Two weeks ago, I took the first steps in admitting my lack of hope in a democratic future for the Arab world. Instead, what our region should aspire to is the model of the tolerant elderly tribal leader or what I refer to as the kind elderly sheikh because Arab society, above all, is based on kinship and blood relations. Even if one analyses the revolutionary and intellectual movements in the region, one finds that blood relation, and not ideology, constitute the main bond that ties these movements together.
None of what I am saying is new; some time ago, I wrote an article, published in the Middle East Policy, in 1992, arguing that the history of the Arab world is full of examples demonstrating that, in any confrontation between ideology and tribal or blood affiliation, the latter will always triumph.
As an example, let us consider the relation between tribalism and Islamic ideology. I believe that, after the rule of Omar Ibn al Khattab, tribalism and kindship became the dominant force in the administration of the Muslim empire. Members of the Umayad family became involved in running the affairs of the state and were victorious in a confrontation lead by Muawiya Ibn Abi Sufyan, against the fourth Caliph, Ali Ibn Abi Talib. The Umayyad dynasty, based in Damascus , flourished for two centuries (661 until 750 AD) until it was defeated by members of the Abbasid clan. They ruled form Baghdad and retained power until 1258 the Monghol Emperor sacked Baghdad. Although the humanist and rational state appeared during the rule of al Mamoun and the Mutazili group, the essential bond remained the Abbasid family. The fall of the Umayyad and the rise of the Abbasid Caliphates, mark the triumph of one tribe over the other.
A further example of an empire based on blood relations is the Fatimid Caliphate, which was founded in Cairo in 969 and lasted until 1171, and the arrival of Saladin. In the capital, the Caliphs built the al Azhar mosque, the center of Shiaa tradition in the Arab world at the time. Yet the Shiaa element depended on blood relations and not ideology alone. The majority of Shaias, especially the leaders, stress the importance of blood relations above the knowledge of jurisprudence as the basis of superiority and ranking in their institutions.
When the armies of Saladin conquered Cairo , al Azhar became a Sunni institution, as a battle raged on between the Fatimid dynasty and the Kurd relatives of Saladin.
In essence, the Arab world’s past can be understood by examining the history of five major cities: Mecca , Medina , Damascus , Baghdad , and Cairo . Family formed the basis of the Umayyad rule in Damascus; the Abbasid Caliphate had its center in Baghdad , and the Ayyoubi dynasty established by Saladin ruled from Cairo . As such, blood relations have played a crucial role in Arab history since the rise of Islamic civilization.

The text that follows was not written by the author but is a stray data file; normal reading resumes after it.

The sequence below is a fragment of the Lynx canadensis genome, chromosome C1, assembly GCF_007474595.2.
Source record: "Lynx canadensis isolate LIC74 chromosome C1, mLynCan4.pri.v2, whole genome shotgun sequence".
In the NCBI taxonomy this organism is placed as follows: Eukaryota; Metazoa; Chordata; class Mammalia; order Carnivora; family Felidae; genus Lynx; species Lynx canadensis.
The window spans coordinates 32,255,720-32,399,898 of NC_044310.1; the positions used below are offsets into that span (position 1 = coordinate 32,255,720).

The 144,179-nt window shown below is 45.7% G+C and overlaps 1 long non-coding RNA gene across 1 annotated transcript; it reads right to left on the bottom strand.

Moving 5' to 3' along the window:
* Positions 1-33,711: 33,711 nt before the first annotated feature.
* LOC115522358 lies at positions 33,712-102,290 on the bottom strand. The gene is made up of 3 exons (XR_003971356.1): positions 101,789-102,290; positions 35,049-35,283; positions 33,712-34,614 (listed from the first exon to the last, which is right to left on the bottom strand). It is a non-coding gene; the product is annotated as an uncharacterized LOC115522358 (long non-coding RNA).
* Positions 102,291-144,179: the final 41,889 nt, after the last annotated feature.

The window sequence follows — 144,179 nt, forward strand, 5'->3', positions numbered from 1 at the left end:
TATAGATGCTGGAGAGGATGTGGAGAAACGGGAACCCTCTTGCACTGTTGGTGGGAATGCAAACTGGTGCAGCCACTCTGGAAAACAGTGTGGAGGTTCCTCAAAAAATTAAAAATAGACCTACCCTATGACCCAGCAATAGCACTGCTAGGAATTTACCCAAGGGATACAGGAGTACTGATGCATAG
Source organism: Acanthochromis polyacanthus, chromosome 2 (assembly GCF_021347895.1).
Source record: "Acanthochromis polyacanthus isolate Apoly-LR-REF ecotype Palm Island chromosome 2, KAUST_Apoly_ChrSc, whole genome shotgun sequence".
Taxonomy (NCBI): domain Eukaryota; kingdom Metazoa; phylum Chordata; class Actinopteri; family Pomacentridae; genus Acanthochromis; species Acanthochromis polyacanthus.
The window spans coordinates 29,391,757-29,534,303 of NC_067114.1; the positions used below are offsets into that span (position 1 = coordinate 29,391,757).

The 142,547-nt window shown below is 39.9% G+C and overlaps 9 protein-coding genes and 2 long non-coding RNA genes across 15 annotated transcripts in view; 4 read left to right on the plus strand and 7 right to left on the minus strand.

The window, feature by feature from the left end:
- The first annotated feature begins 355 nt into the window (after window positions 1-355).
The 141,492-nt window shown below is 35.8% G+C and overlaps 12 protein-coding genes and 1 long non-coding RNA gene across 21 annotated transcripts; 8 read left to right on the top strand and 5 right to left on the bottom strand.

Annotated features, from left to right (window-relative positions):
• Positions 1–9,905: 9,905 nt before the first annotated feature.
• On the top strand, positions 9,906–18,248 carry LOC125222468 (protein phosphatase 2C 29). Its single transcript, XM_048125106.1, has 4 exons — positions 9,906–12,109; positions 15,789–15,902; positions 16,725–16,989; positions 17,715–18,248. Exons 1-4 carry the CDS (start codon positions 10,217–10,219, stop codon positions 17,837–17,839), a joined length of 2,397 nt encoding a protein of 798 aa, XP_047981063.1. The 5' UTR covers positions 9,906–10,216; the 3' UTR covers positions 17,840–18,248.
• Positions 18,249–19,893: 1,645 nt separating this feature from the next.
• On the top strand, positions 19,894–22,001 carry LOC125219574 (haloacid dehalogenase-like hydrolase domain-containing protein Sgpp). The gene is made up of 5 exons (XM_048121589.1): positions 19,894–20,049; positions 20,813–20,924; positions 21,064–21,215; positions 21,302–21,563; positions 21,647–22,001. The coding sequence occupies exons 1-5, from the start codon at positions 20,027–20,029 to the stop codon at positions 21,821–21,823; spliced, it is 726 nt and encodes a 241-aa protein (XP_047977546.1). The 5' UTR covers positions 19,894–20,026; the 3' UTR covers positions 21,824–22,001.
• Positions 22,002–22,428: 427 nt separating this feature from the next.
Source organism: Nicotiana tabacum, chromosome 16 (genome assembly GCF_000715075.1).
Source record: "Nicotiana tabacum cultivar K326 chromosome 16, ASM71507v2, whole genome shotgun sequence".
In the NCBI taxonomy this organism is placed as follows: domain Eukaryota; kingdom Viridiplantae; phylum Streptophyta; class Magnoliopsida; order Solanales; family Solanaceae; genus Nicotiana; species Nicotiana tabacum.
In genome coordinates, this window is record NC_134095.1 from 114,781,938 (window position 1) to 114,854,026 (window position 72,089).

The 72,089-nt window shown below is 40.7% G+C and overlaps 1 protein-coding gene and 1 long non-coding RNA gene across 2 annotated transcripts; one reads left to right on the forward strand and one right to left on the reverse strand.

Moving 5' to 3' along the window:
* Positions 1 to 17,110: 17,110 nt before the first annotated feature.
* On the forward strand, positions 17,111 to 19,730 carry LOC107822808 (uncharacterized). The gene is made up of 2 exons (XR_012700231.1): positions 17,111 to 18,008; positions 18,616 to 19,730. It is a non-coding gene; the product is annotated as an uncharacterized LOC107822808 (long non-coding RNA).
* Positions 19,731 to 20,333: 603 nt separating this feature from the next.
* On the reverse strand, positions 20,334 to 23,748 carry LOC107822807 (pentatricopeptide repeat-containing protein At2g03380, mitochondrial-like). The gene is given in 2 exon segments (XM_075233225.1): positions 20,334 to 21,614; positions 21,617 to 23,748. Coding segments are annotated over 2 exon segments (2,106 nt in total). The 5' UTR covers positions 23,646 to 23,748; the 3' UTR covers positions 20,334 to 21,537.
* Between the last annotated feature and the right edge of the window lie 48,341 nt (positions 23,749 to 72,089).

I am aware recent graduates from different university around the world might accuse me of editing Arab history and essentializing it. I do not wish to be drawn into arguments on methodology. Suffice it to say, throughout Arab history, in any confrontation between ideology and tribe, the latter has always prevailed. This applies during the rule of Muawiya and Hafiz Assad. Even thos who followed secular ideologies, like the Baath Party in Syria, soon abandoned them and handpicked the sons as successors.
Even the Islamic movements of today, which many believe are headed by the likes of Abu Qatada or Abu Dardaa and others like them, are based on bloods relations: Abboud al Zomar and his first cousin Tariq al Zomar, Mahmoud Islambouli and his brother Khaled Islambouli who killed President Anwar Sadat, and Mohammed Atef a relative of Osama bin Laden, Mamoun al Hodeiby and Hassan and Hodeiby are mere examples of the importance of kinship. The perpetrators of the attacks on U.S cities and London were also closely related; members of the same family also carried out the latest bombing in Tahrir Square in Cairo. What are the implications of this closeness for democracy in the Arab World?
Democracy, as the product of modern society where citizens are related based on intellectual affiliation, is currently on display in the Western world and reflected in its institutions. In weaker societies, these institutions intermingle with blood relations. This type of democracy where individuals are affiliated by choice and not blood ties or tradition is unlikely to emerge in the Arab world, a region where family ties prevail and modernity has yet to appear.
High hopes for democracy in the Arab world ought to center on the realization of a democracy, which accepts difference and the various ruling tribes, such as in Iraq, where the Kurds balance out the Shia in the South and the Sunni in the center of the country. The best model of democracy in the Arab world is that of the tolerant, elderly tribal leader who allows other tribes to take part in the decision making process.
Such is the history of the Arabs and such is the logic that has ruled that part of the world for thousands of years. The search for a woman ruler is nothing but self- deception. In Iraq, the best outcome would be the creation of an administration where minorities and tribes have a say.
Attempts to apply the western democratic experience to the Arab world are bound to fail; they form part of a romantic vision in the world of politics, which admits none.